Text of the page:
The Vietnamese alphabet (literally national language script) is the currently official writing system for the Vietnamese language. It is based on the Latin script, with some digraphs and nine accent marks.
From the 13th century onwards, the Vietnamese used the script for writing classical Chinese (chữ nho), supplemented with characters developed in Vietnam (chữ thuần nôm, proper Nom characters).
In 1527, Latin script was used by Portuguese Catholic missionaries in Vietnam to transcribe the Vietnamese language for teaching and evangelization purposes. These informal efforts led to the present Vietnamese alphabet, largely by the work of French Jesuit Alexandre de Rhodes, (1624 - 1644).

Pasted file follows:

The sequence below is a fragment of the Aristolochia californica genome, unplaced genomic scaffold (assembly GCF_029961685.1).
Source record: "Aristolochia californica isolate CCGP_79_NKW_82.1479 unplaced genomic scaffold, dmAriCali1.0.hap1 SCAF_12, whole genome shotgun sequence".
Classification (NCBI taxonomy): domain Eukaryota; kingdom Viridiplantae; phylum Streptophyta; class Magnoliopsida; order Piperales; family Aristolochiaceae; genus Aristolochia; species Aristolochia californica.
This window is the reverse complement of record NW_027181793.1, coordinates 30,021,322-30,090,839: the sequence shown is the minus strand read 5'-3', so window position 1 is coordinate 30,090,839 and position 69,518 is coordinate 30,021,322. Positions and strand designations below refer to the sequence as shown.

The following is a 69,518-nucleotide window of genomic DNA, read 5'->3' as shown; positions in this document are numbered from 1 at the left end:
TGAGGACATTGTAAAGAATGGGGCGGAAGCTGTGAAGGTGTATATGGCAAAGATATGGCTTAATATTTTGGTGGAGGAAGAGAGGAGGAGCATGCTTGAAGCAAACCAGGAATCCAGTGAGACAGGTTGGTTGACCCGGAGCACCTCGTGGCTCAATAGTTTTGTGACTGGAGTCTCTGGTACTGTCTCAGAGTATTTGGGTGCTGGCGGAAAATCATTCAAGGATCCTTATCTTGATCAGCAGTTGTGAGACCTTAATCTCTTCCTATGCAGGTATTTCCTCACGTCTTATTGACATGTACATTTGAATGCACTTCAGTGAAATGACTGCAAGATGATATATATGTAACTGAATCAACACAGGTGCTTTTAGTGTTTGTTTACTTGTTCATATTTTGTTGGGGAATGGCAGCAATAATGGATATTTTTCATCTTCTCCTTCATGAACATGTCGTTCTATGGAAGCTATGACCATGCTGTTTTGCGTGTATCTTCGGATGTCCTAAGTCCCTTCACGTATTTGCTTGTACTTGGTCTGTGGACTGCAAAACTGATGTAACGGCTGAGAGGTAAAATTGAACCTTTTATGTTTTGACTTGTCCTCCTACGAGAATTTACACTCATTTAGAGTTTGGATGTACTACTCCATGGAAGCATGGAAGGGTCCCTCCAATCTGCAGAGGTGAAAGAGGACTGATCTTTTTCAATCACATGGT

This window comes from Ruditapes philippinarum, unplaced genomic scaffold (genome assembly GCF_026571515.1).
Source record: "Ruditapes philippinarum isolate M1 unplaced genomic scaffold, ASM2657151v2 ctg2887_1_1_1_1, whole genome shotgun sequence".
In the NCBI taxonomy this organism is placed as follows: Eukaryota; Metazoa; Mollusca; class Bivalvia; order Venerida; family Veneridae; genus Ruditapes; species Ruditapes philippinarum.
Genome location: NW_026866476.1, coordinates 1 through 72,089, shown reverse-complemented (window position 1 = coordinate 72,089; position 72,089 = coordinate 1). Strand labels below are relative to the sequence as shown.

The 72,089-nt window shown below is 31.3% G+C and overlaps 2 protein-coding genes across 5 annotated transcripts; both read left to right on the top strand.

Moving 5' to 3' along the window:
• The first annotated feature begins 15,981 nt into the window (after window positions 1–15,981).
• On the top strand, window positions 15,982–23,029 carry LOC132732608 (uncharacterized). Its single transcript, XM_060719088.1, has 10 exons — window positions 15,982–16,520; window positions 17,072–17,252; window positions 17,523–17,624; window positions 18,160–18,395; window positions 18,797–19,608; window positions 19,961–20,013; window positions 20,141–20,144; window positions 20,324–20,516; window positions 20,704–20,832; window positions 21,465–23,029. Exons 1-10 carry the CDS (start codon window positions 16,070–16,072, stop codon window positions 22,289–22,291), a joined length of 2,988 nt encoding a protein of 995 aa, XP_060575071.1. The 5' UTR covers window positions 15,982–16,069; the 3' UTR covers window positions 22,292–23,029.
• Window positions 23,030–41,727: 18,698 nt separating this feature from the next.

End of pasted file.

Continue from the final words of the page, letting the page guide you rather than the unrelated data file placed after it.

In spite of this development, chữ nôm and chữ nho remained dominant until the early 20th century. In 1869 the French government in Vietnam decreed that quốc ngữ be the official language in the South.
The Tonkin Free School, set up by nationalists in 1907, taught quốc ngữ. Primary schools in Tonkin began teaching quốc ngữ in 1910, and Emperor Khải Định declared chữ nôm and chữ nho abolished in 1918.